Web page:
He is a star. He is the most skilful player at the club. He features most prominently in the Opta Index statistical analysis (that gives points for tackles won and lost, goals scored, passes completed etc) of players involvement in the game . He scores spectacular goals. His dribbling is mesmerising. He can play like a dream, but he can be a nightmare.

We’re talking about David Ginola. The enigma from France, who was brought in to add the fantasy to the football at Spurs, but who it was thought would not fit in with Francis’ and Gross’ work ethic. There is no doubt that he does work hard, but it tends to be when he has the ball and not when he doesn’t. His mazy runs rack up the points on the Opta Index, but as far as the fans are concerned what does all his endeavor produce? For such a skilled and experienced player he should know when to release a killer ball (i.e. to Klinsmann to score against West Ham) rather than beat the same player for the third time just for his own amusement. At the moment, he is the only truly creative player in the squad; that’s why so much of the play is channeled through him. To his credit, he is always available to receive the ball, but that often involves him appearing in the back four, which is an area you definitely don’t want him taking on players. Do it where it is going to hurt them. It’s the one of the best things in football to see a player going past opponents, but when it doesn’t work it can be costly. In the home game v Leicester, Ginola’s trickery didn’t pay off and losing possession resulted in the visitors taking the lead. A similar situation cost us points when Palace came to the Lane. I’m not saying that he’s the only one who has been guilty of giving the ball away and on his day (Barnsley - home, Everton - away) he can be a match-winner.

The major quibble I have about his performances is his commitment to the team. His recent comments (although they may have been misinterpreted) about not wanting to play in Division One disappointed me as a Spurs fan. He may have meant that he wants Spurs to stay up, but it sounded like he was too good to play in a lower league and would be off if we went down. If we did, he would have been part of the team responsible for getting us into that position and we would need players dedicated to the cause to get us back up. While he is obviously trying very hard, he will need to harness his ability for the good of the team to achieve a position of safety. His attitude during the Leicester game was very poor. With Nielsen shuttling between two defenders to close them down, he beckoned Ginola to help, only to be greeted with a Gallic shrug of the shoulders. This can only cause friction between players and is unnecessary as they are all in it together. In the Palace game, the Frenchman hit a pass into touch yards in front of Carr and then berated him for not getting to the ball. It was a petulant display which may have been borne of frustration, but instances like this just don’t help.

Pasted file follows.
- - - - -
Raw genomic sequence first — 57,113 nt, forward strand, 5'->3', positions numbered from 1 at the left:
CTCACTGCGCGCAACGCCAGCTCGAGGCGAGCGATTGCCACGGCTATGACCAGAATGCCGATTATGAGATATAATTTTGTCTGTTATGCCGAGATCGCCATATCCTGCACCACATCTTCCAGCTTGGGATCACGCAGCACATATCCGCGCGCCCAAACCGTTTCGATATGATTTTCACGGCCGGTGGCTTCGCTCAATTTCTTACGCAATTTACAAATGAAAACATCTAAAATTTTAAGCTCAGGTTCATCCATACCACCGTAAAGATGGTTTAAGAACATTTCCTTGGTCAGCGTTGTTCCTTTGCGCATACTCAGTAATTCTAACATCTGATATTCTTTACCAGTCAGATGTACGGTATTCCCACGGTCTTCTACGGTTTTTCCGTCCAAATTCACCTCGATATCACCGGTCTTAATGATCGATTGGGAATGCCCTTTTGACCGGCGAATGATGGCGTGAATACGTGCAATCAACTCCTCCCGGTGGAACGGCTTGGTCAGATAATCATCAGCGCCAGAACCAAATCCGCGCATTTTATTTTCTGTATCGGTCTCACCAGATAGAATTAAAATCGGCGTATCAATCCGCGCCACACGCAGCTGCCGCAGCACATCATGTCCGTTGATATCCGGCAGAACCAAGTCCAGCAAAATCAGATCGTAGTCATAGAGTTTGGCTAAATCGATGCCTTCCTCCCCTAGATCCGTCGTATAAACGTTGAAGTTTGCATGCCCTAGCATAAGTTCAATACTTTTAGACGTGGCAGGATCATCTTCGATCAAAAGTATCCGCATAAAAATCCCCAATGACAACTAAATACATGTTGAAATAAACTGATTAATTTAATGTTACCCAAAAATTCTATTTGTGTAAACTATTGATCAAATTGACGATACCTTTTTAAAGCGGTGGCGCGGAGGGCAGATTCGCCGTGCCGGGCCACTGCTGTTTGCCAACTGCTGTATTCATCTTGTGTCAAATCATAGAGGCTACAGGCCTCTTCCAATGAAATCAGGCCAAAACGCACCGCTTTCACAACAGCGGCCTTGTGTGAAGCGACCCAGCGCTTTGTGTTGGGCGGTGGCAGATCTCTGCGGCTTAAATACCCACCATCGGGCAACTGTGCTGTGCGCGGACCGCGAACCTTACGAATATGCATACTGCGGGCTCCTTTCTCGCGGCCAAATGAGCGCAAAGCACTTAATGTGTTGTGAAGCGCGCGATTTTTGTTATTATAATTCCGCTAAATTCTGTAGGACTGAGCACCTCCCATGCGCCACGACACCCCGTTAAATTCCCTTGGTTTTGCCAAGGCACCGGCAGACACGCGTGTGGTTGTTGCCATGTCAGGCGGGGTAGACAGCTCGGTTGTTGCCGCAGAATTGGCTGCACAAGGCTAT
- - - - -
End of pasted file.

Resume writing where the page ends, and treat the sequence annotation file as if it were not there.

By playing a simple ball on occasion, goalscoring chances could have been created. When the ball does not arrive, the player making a run could think twice about it next time. A supply line to our forwards is vital. In the ongoing absence of Anderton, we need quality balls to put them in on goal. Our goalscoring record this season is embarrassing and is a result of the lack of service from midfield and the continued injury situation, but it is pleasing to see Ginola sticking a few away himself. I fully admit that without them we may be down already. My main concern is that the statistics used by the Opta Index (by which Gross sets great store) are over-shadowing his contribution to the team. If we are to believe the numbers, he is the second best attacking midfielder in the country and the best player in London. If so, what does that say about the rest of our team ??


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